I used to hang out on FB all the time, I’d craft witty or thoughtful comments, post quotes from my favorite books (yes, all of them!), and was almost one of those FoMO folks (Fear of Missing Out). While I was up north, I would contact people, sell things, and ask for help all through the social media. I had a few other accounts, besides FB, but those were pretty much fluff. (Except for WP. This is a social media network I constantly use, for help, as a book box, and to cry.) Social media is a great way to organize people. You can gather folks to help restore someplace, plan marches, and drop powder kegs into society. Media platforms help give people fuel to fix problems in both a positive way and in a violent way. With world politics, it is often the  latter. It offers an unregulated environment and multiple platforms. Previously, a candidate had to go through party leaders, major networks, and newspapers. (p. 116) Today a candidate can hit those ‘like’ triggers of fear and engagement to boost their agenda. A complete underdog can become an elected official using social media. (This happened in a country and I cannot remember where I wrote the name down!!!) 

Social media heightens the divisions in peoples, creating those factions mentioned earlier. Ethic entrepreneurs take these divisions and use different media forms to craft stories people can get behind, shaping their views, and crowding the wide tunnel of the rabbit hole. (p. 121) In her book, there was another quote I should have written down. It was by a creator of YouTube, I think. He said something like, ‘If you want it shared,  you have to go crazy town.’ If a post is shocking or a trigger for anger, it will get reshared faster and further than any fuzzy kitten sleeping with a bulldog puppy. “Indignant agreement is very popular.” (p 111) Because people want things changed and getting it spread means more people know about it and maybe something will be done. Unfortunately, often people also don’t check and misinformation spreads like dandelion seed on an organic golf course. There are hundreds of groups in the US alone that believe the country needs a major conflict to right itself. To inflict some kind of pain against others until relief is demanded and the government gives in (As with Russia in Ukraine, 9/11, and Hamas in Tel Aviv and Haifa.). People don’t actually WANT war, yet people will fight if attacked. Justified violence. (p188) A terrifying see saw, where one side is too heavy and the other side rallies more to their cause to join against the common enemy in self defense, law and order, and authoritarian government.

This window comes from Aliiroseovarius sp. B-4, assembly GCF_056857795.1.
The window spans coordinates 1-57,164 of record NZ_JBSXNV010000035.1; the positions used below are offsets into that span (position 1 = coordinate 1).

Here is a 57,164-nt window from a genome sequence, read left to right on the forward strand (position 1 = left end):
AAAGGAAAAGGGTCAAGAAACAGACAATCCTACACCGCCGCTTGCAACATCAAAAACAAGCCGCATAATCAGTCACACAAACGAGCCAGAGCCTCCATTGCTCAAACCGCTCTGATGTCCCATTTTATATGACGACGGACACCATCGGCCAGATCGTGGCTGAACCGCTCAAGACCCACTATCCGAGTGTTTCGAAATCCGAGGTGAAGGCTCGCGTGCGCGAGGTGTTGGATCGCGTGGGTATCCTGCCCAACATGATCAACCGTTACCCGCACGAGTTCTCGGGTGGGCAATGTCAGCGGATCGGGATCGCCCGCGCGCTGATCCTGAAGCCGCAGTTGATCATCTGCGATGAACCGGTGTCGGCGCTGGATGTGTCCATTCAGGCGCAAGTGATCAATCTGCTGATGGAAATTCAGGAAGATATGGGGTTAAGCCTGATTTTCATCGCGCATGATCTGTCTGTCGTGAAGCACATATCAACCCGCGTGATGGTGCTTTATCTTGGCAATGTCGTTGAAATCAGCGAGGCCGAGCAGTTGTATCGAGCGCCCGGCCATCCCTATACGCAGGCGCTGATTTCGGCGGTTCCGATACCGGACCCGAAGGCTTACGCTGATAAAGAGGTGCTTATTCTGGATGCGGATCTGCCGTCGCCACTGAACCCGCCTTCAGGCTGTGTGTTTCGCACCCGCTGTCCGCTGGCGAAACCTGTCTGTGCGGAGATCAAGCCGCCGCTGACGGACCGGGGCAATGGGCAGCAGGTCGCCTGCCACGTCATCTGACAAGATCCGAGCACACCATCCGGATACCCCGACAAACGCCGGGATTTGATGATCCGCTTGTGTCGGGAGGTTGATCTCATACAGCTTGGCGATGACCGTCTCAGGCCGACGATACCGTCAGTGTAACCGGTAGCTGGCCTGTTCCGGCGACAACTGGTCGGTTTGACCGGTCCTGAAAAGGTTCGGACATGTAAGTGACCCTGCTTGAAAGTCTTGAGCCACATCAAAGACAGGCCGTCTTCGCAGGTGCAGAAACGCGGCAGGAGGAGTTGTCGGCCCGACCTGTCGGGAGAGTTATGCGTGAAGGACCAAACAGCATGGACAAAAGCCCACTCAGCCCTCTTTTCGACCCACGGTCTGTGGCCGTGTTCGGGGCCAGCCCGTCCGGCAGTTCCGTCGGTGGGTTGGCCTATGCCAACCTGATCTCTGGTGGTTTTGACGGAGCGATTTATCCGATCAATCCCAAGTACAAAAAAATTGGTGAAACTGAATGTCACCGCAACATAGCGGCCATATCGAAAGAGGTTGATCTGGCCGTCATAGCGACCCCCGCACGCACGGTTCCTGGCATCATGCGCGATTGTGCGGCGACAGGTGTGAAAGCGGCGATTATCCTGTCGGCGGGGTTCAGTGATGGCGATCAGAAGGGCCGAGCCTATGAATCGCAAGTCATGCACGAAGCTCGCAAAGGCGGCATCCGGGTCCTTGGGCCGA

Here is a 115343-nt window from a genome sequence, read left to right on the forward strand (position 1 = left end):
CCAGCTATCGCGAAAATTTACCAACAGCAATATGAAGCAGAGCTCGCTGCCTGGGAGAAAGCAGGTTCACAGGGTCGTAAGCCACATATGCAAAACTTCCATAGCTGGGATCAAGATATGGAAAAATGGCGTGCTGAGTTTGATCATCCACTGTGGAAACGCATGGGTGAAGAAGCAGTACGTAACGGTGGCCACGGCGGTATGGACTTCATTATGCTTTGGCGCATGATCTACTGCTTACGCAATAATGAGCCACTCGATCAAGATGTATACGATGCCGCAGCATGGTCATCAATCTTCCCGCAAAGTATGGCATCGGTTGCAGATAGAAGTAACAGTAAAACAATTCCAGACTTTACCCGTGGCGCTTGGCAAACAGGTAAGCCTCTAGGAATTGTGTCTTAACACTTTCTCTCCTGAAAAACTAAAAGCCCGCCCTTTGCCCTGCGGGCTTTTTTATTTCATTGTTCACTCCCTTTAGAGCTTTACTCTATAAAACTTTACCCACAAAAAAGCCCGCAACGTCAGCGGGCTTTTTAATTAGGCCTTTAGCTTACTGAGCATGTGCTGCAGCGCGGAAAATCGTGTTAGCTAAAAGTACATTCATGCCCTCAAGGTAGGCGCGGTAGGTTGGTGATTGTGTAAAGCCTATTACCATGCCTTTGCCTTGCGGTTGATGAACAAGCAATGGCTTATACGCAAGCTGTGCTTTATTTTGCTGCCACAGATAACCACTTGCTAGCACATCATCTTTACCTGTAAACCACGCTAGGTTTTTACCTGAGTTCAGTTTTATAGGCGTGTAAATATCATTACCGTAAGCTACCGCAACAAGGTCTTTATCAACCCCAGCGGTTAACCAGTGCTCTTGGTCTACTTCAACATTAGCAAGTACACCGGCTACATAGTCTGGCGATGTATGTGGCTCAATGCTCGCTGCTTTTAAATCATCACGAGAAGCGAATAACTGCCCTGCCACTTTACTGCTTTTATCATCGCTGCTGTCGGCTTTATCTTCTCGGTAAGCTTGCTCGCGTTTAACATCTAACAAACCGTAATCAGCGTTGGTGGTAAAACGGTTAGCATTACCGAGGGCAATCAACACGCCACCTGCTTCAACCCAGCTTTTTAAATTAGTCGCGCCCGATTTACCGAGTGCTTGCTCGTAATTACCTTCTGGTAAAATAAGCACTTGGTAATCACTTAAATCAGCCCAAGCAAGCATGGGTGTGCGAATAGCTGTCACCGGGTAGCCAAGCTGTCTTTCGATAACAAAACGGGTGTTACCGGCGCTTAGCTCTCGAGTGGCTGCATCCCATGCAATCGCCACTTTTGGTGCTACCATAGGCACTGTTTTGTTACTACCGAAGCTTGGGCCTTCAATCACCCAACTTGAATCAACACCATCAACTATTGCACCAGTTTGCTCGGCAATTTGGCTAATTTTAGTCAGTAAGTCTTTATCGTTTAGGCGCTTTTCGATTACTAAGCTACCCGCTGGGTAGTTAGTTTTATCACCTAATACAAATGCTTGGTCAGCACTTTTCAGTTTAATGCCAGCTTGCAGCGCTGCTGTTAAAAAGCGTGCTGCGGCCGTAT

There is an entire section I’ve not touched upon about the 10 steps of genocide by Gregory Stanton. A step of which the US is between 5 and 6, at the writing of this book. There is also a lot more about those factions.

She does say there is hope for the US. In 1989, South Africa was on the verge of civil war and a new president was elected. A leader who changed things around so dramatically, their country survived. A third world country we should pay attention to. 

I honestly think this is a book everyone should read. Granted, it is political non fiction, but it is fascinating and a good portion of it is citations for the information within. The author goes all over the world to support her findings. One FB friend felt the author was biased. I didn’t see that. Ms. Walter seemed just as likely to bite one side as the other! Besides, if you read it, you can credibly argue with me!!!

Quick Update

These last weeks the internet has been down. Spotty, but otherwise unreliable. I did finish the most excellent book and will add a concluding post soon. Spring has finally arrived in a gentle showing of a few early flowers and small leaves appearing on the trees. I picked some hyacinth for the kitchen window and would really like a stalk of pussy willow. Although, with the odd warm days and chilly nights, those may have already been bloomed out! I adore willow catkins. Our days have hovered in the mid 60’s to drop into the low 30’s. The daffodils have not recovered from the crazy frost snow we had when they were just starting to show themselves. Some of those stems are now two inch tall blackened stalks poking from the ground. Horribly sad! The bees are having fun in the hyacinth and the narcissus that are shyly entering the garden bower. I really like those flowers, but they really would look much nicer if they held their heads up high!

The local drive in opens tonight and it is a Tom Holland showing. Both Uncharted and Spider Man’s No Way Home will be playing. Fun fun fun!!! Hoping I’ll get to go. Little Bear is absolutely NOT on board with the idea. The Craftsman says we should, but hasn’t decided what day would be best. I may not be a gaming person (the first movie), or fond of spiders, but I adore Tom Holland. Neat kid.

So, until my next political post, that is all from this sector of blooms and buds!